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Hail Auto

A three-wheeled vehicle with a two-stroke engine,the autorickshaw is the motif of middle India. Autorickshaw’s is also a sound that Canadians are learning to love.

Written by Suanshu Khurana |
December 21, 2009 3:51:38 am

Toronto-based Suba Sankaran and her band Autorickshaw are making themselves heard

A three-wheeled vehicle with a two-stroke engine,the autorickshaw is the motif of middle India. Autorickshaw’s is also a sound that Canadians are learning to love. We are not talking about the tuk-tuk echoing on the streets outside,but the extraordinary resonance of a Toronto-based band called Autorickshaw headed by Suba Sankaran.

Of Indian origin,Sankaran’s music is steeped in the traditions of north and south Indian classical music,but she brings to play elements of jazz,funk,and pop and bits of folk. Sankaran — whose album So the Journey Goes was nominated for a Juno Award in the World Music Album category in 2007 and whose band was named one of Toronto’s top five jazz acts — is now coming home.

Their latest song City of Lakes is for Bhopal — a tribute to the victims of the gas tragedy 25 years ago. “The single is now available for download and the proceeds will go to the Sambhavna Clinic in Bhopal which treats the survivors,” says Sankaran,34.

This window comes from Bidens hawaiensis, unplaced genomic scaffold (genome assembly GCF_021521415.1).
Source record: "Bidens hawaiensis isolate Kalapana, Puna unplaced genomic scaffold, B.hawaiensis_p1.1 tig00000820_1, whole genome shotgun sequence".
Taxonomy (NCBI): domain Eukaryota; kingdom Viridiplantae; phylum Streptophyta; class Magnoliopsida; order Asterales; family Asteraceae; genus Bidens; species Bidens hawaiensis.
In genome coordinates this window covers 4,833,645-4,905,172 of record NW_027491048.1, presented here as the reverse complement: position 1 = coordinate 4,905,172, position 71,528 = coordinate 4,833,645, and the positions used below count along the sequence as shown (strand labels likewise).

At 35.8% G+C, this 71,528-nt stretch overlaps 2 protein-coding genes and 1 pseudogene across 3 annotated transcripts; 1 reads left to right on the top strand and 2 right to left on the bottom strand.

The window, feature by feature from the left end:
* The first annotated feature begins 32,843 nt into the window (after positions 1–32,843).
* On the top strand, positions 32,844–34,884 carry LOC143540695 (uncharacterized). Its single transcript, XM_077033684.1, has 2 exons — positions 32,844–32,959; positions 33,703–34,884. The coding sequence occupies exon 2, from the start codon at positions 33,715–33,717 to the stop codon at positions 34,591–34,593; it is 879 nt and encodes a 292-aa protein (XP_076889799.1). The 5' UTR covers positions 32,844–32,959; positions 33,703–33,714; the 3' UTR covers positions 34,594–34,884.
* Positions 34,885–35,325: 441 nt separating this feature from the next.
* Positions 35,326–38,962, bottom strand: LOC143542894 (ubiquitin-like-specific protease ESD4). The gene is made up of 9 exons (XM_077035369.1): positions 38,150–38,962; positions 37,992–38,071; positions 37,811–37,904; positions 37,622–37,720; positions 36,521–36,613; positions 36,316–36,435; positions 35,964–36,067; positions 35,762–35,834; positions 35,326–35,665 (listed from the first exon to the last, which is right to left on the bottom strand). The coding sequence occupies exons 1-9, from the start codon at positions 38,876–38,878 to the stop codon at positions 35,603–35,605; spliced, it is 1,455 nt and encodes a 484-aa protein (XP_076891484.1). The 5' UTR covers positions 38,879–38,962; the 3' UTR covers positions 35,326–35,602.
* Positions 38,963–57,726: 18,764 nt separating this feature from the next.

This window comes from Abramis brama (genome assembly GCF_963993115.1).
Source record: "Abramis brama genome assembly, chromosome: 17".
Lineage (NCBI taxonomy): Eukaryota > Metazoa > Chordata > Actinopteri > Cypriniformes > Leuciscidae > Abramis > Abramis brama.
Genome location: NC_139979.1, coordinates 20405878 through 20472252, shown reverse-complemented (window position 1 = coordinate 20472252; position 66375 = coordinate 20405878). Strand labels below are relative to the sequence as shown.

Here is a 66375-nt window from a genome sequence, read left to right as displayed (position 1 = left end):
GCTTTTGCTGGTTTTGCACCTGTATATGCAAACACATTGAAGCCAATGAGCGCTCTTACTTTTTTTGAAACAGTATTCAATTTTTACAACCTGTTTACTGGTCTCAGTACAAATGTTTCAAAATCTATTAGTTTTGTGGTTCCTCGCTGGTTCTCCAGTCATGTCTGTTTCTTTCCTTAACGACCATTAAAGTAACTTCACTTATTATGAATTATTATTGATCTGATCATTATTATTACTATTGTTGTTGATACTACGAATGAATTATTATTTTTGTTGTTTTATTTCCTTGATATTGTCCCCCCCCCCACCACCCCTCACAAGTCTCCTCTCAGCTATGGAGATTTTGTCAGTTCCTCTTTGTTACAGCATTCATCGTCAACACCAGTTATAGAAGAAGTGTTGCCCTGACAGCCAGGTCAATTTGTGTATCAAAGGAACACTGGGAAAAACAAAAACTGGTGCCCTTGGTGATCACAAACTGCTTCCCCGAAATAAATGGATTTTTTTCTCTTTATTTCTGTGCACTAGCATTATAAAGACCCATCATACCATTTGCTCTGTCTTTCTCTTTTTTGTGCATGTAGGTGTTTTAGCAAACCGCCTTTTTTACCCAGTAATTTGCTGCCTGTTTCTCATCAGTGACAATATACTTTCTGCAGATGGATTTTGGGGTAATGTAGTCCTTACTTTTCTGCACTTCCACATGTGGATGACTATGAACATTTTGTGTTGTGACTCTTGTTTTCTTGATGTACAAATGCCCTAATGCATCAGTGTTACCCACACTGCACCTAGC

How did the band get its name? “Autorickshaw is a blend of modern and traditional elements,so is our band. Therefore,it was the perfect name for our musical vehicle,pardon the pun!” laughs Sankaran.

She began by learning Carnatic music from her father — the mridangam virtuoso Trichy Sankaran — at the age of seven. And even in Canada,where her father had moved to in the early 1970s,she decided that she wanted to be a Carnatic singer. That changed with exposure to western classical music,some rigorous training in piano and jazz and the meeting with the percussionist Ed Stanley. “When I met Ed,we hit it off well musically,it was a unique combo of jazz and Carnatic classical,” says Sankaran.

The band has two drummers — Patrick Graham and Stanley — and the bassist Rich Brown. They collaborate with brass bands,string quartets,choirs and even play with the mridangam and the kanjira. “We have a sparse sound and an open sonic environment that is ripe for collaboration,” she says. Sankaran has also worked with Deepa Mehta on a radio play called Funny Boy.

The band is now working towards their next full-length album and has gigs lined up in India next year. Keep your ears open.

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